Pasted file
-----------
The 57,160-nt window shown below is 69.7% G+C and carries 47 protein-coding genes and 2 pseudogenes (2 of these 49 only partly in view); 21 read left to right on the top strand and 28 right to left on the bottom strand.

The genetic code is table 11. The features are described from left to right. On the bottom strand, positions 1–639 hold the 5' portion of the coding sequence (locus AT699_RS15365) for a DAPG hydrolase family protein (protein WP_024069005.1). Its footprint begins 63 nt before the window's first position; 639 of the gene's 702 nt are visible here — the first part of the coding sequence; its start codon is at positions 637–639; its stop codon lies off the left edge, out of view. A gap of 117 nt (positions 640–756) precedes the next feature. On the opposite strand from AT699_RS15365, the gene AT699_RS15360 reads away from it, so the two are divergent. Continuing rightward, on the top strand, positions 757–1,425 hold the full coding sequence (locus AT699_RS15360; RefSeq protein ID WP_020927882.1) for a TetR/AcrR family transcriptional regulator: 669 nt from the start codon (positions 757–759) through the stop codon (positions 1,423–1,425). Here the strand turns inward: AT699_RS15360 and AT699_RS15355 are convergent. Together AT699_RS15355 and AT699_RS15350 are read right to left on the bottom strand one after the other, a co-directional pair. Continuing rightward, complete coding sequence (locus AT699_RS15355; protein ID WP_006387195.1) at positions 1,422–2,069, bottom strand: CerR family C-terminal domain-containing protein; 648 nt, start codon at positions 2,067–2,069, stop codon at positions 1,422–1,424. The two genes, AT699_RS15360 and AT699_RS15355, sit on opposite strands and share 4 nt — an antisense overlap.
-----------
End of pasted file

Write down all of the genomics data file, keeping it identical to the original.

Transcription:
The 57,160-nt window shown below is 69.7% G+C and carries 47 protein-coding genes and 2 pseudogenes (2 of these 49 only partly in view); 21 read left to right on the top strand and 28 right to left on the bottom strand.

The genetic code is table 11. The features are described from left to right. On the bottom strand, positions 1–639 hold the 5' portion of the coding sequence (locus AT699_RS15365) for a DAPG hydrolase family protein (protein WP_024069005.1). Its footprint begins 63 nt before the window's first position; 639 of the gene's 702 nt are visible here — the first part of the coding sequence; its start codon is at positions 637–639; its stop codon lies off the left edge, out of view. A gap of 117 nt (positions 640–756) precedes the next feature. On the opposite strand from AT699_RS15365, the gene AT699_RS15360 reads away from it, so the two are divergent. Continuing rightward, on the top strand, positions 757–1,425 hold the full coding sequence (locus AT699_RS15360; RefSeq protein ID WP_020927882.1) for a TetR/AcrR family transcriptional regulator: 669 nt from the start codon (positions 757–759) through the stop codon (positions 1,423–1,425). Here the strand turns inward: AT699_RS15360 and AT699_RS15355 are convergent. Together AT699_RS15355 and AT699_RS15350 are read right to left on the bottom strand one after the other, a co-directional pair. Continuing rightward, complete coding sequence (locus AT699_RS15355; protein ID WP_006387195.1) at positions 1,422–2,069, bottom strand: CerR family C-terminal domain-containing protein; 648 nt, start codon at positions 2,067–2,069, stop codon at positions 1,422–1,424. The two genes, AT699_RS15360 and AT699_RS15355, sit on opposite strands and share 4 nt — an antisense overlap.